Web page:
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I am writing a Java program using the MVC design pattern.

I have classes Item and Supplier. In the database they are connected through a item_supplier table.

I'm writing a method which will give me all suppliers for a specific item (using itemID):

public ArrayList<Supplier> getItemSuppliers(int itemID)

I have a DB layer as well and I have DBItem and DBSupplier. Where should this method go? I will use it only (mostly) on my ItemUI so I am thinking of DBItem as the correct place.

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Usually when we have the SalesLineItem pattern (Sales * - 1 SalesLineItem 1 - * Item) we have a separate class, but in that case, do I need such as my only interaction with that table (item_supplier) will be with this printing (and one updating) method?

Basically, do I need to do a ItemSupplier model layer class and respectively DBItemSupplier or can I just have those two methods getItemSuppliers and updateItemSuppliers on either DBItem or DBSupplier (and if the latter, where?)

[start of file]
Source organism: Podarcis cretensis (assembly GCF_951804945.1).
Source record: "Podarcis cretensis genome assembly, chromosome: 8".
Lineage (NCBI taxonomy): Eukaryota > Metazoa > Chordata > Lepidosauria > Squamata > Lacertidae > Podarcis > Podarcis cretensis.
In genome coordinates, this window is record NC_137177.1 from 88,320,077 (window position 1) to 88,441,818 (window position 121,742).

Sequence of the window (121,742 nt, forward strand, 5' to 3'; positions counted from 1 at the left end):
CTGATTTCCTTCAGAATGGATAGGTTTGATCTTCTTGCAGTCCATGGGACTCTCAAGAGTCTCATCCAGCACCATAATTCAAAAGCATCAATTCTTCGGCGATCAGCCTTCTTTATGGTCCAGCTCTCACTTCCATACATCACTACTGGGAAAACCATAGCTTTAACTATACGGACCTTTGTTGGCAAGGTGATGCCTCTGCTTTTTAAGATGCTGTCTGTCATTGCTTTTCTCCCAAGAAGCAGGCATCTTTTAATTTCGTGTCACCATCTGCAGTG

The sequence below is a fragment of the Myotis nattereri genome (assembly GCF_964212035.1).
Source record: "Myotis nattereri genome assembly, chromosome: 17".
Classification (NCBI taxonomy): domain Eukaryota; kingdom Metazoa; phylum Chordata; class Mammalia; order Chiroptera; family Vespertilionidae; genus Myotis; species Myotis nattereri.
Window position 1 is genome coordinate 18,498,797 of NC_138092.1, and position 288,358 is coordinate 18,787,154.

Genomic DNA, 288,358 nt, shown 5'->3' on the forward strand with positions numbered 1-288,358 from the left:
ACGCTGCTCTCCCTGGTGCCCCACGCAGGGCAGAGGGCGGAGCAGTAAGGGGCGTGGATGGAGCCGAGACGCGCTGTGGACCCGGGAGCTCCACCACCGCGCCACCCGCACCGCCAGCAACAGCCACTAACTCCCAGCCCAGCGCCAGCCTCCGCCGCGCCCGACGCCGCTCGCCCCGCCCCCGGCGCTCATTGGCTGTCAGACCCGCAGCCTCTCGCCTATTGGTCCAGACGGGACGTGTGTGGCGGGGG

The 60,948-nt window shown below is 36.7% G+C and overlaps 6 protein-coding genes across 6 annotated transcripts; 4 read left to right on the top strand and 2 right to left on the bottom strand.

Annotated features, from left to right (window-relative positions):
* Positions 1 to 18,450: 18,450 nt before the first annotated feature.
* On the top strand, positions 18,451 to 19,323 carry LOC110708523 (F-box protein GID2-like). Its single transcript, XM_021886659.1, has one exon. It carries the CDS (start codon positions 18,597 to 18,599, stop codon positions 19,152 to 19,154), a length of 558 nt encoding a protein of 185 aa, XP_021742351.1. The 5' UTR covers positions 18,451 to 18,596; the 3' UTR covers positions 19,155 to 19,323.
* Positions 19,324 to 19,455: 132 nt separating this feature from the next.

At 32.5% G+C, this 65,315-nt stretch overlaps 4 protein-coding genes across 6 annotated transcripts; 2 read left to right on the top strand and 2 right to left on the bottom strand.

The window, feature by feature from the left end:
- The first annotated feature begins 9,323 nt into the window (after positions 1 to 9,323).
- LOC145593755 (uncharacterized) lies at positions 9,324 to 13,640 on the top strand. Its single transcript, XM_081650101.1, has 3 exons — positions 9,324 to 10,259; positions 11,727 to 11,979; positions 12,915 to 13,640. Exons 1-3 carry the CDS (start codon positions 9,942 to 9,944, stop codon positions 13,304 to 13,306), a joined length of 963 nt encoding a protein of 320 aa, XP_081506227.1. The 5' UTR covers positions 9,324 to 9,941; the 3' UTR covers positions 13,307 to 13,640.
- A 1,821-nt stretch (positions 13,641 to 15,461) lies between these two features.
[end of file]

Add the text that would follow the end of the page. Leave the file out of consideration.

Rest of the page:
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Why not have an ItemService Class? –  Amy Blankenship May 26 '13 at 22:56
    
DBItem and BDSupplier are bad names because they lie. Do DBSuppliers supply databases ? If they don't then the name lies. –  user61852 May 27 '13 at 19:57
    
DBItem and DBSupplier are my classes for respectively Item and Supplier in the DB Layer. I also have IFItem and IFSupplier which are the interfaces. –  Nikola May 27 '13 at 20:08
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up vote 3 down vote accepted

Putting that method on your DBItem class is probably the right thing to do. I assume that the DBItem class encapsulates all the queries necessary to receive the data associated with an item, in which case this is the correct thing to do.

As for whether you need the joining table in your Many-to-Many relationship, probably not. You usually do not need to represent this joining table in your model layer, it is enough to have Item.Suppliers and Supplier.Items collections on your model classes.

EDIT

I should point out, that there is a fairly simple question to ask, in order to decide whether to include the joining table at your model layer: "is this table a weak entity, or a strong entity?". If it is a weak entity then you don't have to include. Now, what is a weak entity? A weak entity is one that would not exist on its own, ie it simply joins to other entities together. In fact, even if it had other properties of the relationship between those two other entities, if it wouldn't make sense to have one or other end of the relationship missing (or both missing even), then it is a weak entity. Of course if your weak entity had properties that you wanted to surface through your model, you might decide to include it anyway.

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